When Georgia removes children for housing — either as the sole reason or in conjunction with other issues — it becomes something that parents must fix in order to regain custody of their children. Child welfare advocates and attorneys say that’s a uniquely difficult barrier to overcome. When families are facing other issues, such as a parent’s drug addiction or untreated mental health condition, DFCS often steps in and provides remedial services. But the agency rarely provides families with housing assistance.

According to a review of agency spending records for the same five-year period, DFCS spent more than $450 million on programs that can be used to keep families together. But the agency directed only a tiny portion — less than half of 1% — of the money toward housing assistance.

DFCS’ spending on housing assistance is noticeably smaller than in some other states. Several child welfare agencies, even in states with smaller populations than Georgia, dedicate millions of dollars more each year toward housing assistance.

Child welfare advocates say it doesn’t make sense for DFCS to do so little to help families with housing, given that the agency can end up spending just as much or more after taking children into foster care.

DFCS spends a minimum of $830 to $980 a month to house a child in foster care, according to the state’s published daily rates for foster parents. That’s roughly equivalent to the monthly fair market rate to rent a one-bedroom apartment in most of Georgia outside of metro Atlanta, according to the U.S. Department of Housing and Urban Development’s estimates.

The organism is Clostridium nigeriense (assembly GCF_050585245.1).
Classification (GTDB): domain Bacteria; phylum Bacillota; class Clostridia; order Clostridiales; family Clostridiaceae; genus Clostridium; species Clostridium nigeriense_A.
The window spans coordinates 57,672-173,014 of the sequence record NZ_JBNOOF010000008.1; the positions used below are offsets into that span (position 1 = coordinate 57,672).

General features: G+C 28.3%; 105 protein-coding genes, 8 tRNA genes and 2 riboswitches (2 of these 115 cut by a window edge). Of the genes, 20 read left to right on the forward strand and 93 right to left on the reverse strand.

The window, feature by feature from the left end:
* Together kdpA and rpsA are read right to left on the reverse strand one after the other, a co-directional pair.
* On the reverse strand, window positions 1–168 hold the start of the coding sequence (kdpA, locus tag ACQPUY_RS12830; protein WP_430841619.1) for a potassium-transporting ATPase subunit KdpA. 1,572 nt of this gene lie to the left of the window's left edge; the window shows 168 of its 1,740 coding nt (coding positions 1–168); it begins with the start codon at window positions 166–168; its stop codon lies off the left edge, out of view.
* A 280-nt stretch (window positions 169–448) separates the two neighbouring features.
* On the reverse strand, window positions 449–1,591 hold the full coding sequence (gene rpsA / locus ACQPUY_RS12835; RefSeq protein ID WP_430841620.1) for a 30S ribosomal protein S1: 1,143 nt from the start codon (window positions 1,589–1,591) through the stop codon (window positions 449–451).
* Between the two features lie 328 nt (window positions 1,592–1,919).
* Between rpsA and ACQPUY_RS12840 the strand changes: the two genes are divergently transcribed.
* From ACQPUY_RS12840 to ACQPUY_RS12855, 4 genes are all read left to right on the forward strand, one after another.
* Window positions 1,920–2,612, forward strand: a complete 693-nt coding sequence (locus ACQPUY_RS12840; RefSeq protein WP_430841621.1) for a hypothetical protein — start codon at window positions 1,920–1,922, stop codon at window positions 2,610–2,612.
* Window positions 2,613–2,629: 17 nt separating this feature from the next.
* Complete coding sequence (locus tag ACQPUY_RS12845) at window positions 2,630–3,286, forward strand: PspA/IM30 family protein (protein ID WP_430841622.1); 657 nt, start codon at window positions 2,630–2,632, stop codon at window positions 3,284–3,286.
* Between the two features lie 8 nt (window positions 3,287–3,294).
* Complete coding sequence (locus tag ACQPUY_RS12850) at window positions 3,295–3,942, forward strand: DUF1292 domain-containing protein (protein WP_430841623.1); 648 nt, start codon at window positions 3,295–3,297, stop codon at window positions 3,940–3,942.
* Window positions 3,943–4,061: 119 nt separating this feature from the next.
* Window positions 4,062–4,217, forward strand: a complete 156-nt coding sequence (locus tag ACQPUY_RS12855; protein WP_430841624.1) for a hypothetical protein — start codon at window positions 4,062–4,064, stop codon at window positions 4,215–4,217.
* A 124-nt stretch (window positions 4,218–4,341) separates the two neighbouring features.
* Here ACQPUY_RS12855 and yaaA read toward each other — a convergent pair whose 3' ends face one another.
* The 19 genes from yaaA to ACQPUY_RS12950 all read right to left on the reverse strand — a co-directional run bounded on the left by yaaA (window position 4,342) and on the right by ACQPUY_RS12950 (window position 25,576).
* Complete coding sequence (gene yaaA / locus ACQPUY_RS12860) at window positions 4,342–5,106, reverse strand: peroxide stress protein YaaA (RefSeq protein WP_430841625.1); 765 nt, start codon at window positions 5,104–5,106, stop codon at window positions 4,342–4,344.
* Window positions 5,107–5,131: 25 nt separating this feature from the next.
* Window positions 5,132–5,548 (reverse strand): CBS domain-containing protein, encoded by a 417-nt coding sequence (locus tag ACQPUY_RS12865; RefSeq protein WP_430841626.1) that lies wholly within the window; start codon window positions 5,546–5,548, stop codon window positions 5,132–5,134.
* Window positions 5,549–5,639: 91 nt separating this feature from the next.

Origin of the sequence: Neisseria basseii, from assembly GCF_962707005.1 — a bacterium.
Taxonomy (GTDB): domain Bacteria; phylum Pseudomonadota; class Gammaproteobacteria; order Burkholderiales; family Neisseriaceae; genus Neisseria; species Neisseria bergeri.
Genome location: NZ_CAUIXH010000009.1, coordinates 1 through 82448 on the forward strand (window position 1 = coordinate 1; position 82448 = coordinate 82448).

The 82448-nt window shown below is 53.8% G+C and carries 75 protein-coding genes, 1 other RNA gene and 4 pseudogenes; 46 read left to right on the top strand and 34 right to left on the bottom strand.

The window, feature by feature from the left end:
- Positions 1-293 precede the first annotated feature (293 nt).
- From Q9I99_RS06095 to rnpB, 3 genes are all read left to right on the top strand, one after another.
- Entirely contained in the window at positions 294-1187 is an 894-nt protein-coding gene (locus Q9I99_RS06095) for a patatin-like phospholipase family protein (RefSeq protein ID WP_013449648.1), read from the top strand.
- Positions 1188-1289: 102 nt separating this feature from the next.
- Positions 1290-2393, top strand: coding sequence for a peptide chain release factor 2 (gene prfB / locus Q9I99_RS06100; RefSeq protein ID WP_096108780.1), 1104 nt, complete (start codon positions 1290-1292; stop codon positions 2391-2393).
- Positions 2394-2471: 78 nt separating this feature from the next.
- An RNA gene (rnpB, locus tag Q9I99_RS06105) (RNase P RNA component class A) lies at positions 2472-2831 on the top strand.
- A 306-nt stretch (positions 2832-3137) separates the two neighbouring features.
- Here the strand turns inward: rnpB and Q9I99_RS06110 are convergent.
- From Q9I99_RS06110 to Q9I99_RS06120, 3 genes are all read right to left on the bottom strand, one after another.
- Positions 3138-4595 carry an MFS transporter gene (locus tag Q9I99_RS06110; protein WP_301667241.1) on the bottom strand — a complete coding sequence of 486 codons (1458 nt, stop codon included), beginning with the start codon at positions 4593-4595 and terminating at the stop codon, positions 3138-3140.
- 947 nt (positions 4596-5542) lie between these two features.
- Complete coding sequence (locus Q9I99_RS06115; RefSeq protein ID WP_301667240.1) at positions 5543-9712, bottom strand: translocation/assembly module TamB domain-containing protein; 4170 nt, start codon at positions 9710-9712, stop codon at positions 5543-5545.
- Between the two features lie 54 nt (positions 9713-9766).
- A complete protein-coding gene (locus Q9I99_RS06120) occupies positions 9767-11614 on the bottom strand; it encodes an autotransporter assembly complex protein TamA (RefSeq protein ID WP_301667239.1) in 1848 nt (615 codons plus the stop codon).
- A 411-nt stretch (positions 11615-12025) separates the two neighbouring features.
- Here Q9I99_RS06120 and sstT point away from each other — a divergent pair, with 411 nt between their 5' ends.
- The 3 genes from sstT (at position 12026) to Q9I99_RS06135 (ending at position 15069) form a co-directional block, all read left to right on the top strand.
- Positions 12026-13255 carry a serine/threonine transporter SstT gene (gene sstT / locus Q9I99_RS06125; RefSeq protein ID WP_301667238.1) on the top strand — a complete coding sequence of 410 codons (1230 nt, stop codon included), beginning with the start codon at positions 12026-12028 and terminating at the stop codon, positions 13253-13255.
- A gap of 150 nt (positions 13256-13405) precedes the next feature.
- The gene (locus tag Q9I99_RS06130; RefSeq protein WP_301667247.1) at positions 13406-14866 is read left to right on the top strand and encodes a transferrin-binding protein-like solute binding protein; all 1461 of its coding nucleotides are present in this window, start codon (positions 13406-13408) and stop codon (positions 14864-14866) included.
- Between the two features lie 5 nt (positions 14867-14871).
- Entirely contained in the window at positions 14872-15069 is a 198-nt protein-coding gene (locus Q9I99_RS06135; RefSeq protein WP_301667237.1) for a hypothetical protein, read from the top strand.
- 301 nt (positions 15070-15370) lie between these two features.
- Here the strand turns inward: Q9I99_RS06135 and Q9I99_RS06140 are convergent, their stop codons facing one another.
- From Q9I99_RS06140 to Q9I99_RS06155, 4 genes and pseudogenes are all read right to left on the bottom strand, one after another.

The cost for foster care can be significantly higher if a child has complex mental health or behavioral needs, as some of Wise’s kids do. Under the state’s current rates, specialized foster care for a single child in an institution or group home can reach $6,390 a month.

Josh Gupta-Kagan, who directs the Family Defense Clinic at Columbia Law School, said it’s baffling that DFCS would not provide housing assistance instead of removing children. “Why do we allow kids to be separated from their parents who we won’t help with housing — only to place them with strangers who we will help with housing?” he asked.

DFCS spokesperson Kylie Winton said the agency does refer families to outside resources provided by local nonprofits or other state agencies, in addition to the small amount of assistance DFCS offers directly.

But according to Winton, more housing assistance would not change the outcome for many families. When the state takes children into foster care, she said, housing often is not the sole — or even primary — reason. Most of the time, she said, another issue is driving the intervention.

“If a family is chronically unhoused and a connection to a community resource doesn’t resolve it, we typically find that there is a root cause issue, such as untreated mental health concerns or substance abuse,” Winton said in an email.

Citing confidentiality laws, Winton declined to comment on Wise’s case, even after WABE and ProPublica provided a waiver, signed by Wise, giving permission to the agency to discuss it. In Wise’s case plan, however, it did not list any serious underlying issues, beyond unstable housing and income, that explained why the court didn’t return her children.

Wise couldn’t understand how housing could be a justification in any case — but especially hers. That’s because the day of the traffic stop was not the first time she called DFCS. Months earlier, while she was trying to stave off her family’s eviction, she had reached out to the agency for housing assistance to maintain their stability — with no success.